Assessment and Management of Cardiovascular Risk Factors Among US Veterans With Prostate Cancer.

Cardiovascular disease is a leading cause of mortality in patients with prostate cancer, and androgen deprivation therapy (ADT) may worsen cardiovascular risk. Adherence to guideline-recommended assessment and management of cardiovascular risk factors (CVRFs) in patients initiating ADT is unknown.

To describe CVRF assessment and management in men with prostate cancer initiating ADT and overall.

A cross-sectional analysis of 90 494 men treated within the US Veterans Health Administration diagnosed with prostate cancer between January 1, 2010, and December 31, 2017, was conducted. Participants included men with a history of atherosclerotic cardiovascular disease (ASCVD), and treatment with ADT within 1 year of diagnosis. Data analysis was conducted from September 10, 2019, to July 1, 2020.

Rates of comprehensive CVRF assessment, uncontrolled CVRFs, and untreated CVRFs. Comprehensive CVRF assessment was defined as recorded measures for blood pressure, cholesterol, and glucose levels; CVRF control as blood pressure lower than 140/90 mm Hg, low-density lipoprotein cholesterol 130 mg/dL, and hemoglobin A1c less than 7%; and CVRF treatment as receipt of cardiac risk-reducing medications. Multivariable risk difference regression assessed the association between ASCVD and initiation of ADT and these outcomes.

Of 90 494 veterans, median age was 66 years (interquartile range, 62-70 years); and 22 700 men (25.1%) received ADT. Overall, 68.1% (95% CI, 67.8%-68.3%) of the men received comprehensive CVRF assessment; 54.1% (95% CI. 53.7%-54.4%) of those assessed had uncontrolled CVRFs, and 29.6% (95% CI, 29.2%-30.0%) of those with uncontrolled CVRFs were not receiving corresponding cardiac risk-reducing medication. Compared with the reference group of patients without ASCVD not receiving ADT, patients with ASCVD not receiving ADT had a 10.4% (95% CI, 9.5%-11.3%) higher probability of comprehensive CVRF assessment, 4.0% (95% CI, 2.9%-5.1%) lower risk of uncontrolled CVRFs, and 22.2% (95% CI, 21.1%-23.3%) lower risk of untreated CVRFs. Similar differences were observed in patients with ASCVD receiving ADT. In contrast, patients without ASCVD receiving ADT had only a 3.0% (95% CI, 2.1%-3.9%) higher probability of comprehensive CVRF assessment, 2.6% (95% CI, 1.6%-3.5%) higher risk of uncontrolled CVRFs, and 5.4% (95% CI, 4.2%-6.6%) lower risk of untreated CVRFs.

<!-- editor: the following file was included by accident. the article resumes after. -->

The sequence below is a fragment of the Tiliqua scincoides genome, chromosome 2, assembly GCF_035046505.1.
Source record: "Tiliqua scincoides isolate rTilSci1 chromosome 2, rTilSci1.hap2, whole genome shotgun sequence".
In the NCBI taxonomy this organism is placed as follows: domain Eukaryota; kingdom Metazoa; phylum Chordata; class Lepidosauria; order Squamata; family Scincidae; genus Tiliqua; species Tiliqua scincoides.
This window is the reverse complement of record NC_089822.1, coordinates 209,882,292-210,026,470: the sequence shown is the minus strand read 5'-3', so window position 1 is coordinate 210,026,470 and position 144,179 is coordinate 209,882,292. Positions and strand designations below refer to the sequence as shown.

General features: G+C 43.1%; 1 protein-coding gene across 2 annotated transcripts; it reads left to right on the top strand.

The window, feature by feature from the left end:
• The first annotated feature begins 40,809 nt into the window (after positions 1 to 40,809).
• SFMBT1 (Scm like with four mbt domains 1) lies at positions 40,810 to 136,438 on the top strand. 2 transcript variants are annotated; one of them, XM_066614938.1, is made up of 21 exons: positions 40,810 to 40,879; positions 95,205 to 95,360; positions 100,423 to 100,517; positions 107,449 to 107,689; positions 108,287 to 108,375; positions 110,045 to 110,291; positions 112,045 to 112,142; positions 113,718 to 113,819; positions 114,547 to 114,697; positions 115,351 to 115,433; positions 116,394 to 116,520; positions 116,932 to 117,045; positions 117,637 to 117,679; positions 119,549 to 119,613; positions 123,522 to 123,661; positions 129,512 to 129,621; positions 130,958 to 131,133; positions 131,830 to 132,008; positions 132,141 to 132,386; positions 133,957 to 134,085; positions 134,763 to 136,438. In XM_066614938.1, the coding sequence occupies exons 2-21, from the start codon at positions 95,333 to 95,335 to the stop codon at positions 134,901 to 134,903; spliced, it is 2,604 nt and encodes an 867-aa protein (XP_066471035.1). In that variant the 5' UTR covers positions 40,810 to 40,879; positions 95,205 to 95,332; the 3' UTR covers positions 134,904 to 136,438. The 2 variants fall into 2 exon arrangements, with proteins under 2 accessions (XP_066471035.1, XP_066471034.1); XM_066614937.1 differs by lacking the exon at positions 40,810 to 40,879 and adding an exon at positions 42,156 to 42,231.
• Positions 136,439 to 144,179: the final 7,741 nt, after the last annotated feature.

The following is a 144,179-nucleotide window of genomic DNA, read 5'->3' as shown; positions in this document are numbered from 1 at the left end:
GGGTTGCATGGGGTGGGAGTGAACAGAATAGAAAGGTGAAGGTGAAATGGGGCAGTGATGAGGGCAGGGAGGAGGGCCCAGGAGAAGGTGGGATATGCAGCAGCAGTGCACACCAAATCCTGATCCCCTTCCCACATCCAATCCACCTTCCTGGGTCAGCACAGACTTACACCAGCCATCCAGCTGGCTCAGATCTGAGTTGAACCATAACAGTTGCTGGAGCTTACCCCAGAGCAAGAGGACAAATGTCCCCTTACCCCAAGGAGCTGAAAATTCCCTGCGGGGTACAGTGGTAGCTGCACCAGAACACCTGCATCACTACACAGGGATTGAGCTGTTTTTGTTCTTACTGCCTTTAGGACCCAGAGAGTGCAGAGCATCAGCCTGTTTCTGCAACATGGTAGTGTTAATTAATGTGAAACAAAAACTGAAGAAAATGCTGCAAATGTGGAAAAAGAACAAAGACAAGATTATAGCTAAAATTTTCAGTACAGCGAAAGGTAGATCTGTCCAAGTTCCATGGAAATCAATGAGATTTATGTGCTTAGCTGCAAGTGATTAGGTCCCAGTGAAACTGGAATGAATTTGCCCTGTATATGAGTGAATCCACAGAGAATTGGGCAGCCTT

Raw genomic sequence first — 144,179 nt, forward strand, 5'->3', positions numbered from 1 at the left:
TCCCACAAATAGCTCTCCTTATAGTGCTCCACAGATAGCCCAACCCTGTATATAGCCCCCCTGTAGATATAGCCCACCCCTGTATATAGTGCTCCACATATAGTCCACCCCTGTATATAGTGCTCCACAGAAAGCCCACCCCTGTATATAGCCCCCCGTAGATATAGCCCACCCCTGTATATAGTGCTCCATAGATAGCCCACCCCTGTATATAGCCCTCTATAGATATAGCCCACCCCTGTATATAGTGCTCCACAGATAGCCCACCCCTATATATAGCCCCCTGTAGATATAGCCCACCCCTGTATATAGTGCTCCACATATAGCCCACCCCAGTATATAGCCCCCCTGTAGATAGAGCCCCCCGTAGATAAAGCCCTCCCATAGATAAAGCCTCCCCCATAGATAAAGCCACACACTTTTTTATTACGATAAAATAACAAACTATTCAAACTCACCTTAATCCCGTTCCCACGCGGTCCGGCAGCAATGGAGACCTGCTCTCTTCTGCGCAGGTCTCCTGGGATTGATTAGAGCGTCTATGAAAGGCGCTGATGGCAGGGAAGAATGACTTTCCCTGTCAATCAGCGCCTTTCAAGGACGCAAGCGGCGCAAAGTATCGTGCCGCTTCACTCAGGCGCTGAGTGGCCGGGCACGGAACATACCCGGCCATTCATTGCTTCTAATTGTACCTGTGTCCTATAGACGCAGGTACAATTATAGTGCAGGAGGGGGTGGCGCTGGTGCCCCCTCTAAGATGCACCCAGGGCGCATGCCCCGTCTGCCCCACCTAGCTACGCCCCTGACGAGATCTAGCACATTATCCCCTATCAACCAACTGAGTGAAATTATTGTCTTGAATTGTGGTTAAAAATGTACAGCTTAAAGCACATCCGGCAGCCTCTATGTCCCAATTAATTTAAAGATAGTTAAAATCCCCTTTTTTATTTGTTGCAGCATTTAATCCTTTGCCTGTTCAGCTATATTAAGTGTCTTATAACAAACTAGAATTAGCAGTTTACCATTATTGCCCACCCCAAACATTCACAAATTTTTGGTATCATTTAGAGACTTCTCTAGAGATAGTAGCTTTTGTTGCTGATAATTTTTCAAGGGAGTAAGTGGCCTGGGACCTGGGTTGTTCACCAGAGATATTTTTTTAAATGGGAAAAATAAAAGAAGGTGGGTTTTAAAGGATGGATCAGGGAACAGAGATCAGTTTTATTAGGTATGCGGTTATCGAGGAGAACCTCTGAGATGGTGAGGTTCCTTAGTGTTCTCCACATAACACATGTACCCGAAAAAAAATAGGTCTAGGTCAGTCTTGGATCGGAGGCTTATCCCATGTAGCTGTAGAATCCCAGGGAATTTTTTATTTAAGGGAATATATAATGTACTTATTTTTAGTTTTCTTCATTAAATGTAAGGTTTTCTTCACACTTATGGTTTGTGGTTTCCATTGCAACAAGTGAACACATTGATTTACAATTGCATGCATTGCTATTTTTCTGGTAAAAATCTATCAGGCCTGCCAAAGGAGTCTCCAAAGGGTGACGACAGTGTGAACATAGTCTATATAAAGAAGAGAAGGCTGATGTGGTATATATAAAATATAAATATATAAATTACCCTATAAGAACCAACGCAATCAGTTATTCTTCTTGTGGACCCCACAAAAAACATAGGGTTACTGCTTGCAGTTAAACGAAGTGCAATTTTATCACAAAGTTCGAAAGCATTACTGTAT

These findings suggest that veterans with prostate cancer had a high rate of underassessed and undertreated CVRFs, and ADT initiation was not associated with substantial improvements in CVRF assessment or management. These findings highlight gaps in care and the need for interventions to improve CVRF mitigation in this population.

JAMA network open. 2021 Feb 01*** epublish ***

Lova Sun, Ravi B Parikh, Rebecca A Hubbard, John Cashy, Samuel U Takvorian, David J Vaughn, Kyle W Robinson, Vivek Narayan, Bonnie Ky

Division of Hematology/Oncology, Department of Medicine, Perelman School of Medicine, University of Pennsylvania, Philadelphia., Department of Hematology/Oncology, Corporal Michael J. Crescenz Veterans Affairs Medical Center, Philadelphia, Pennsylvania., Department of Biostatistics, Epidemiology & Informatics, Perelman School of Medicine, University of Pennsylvania, Philadelphia., Center for Health Equity Research and Promotion, Veterans Affairs Pittsburgh Healthcare System, Pittsburgh, Pennsylvania., Abramson Cancer Center, Perelman School of Medicine, University of Pennsylvania, Philadelphia.

JAMA Network Open: Assessment and Management of Cardiovascular Risk Factors Among US Veterans With Prostate Cancer

email news signup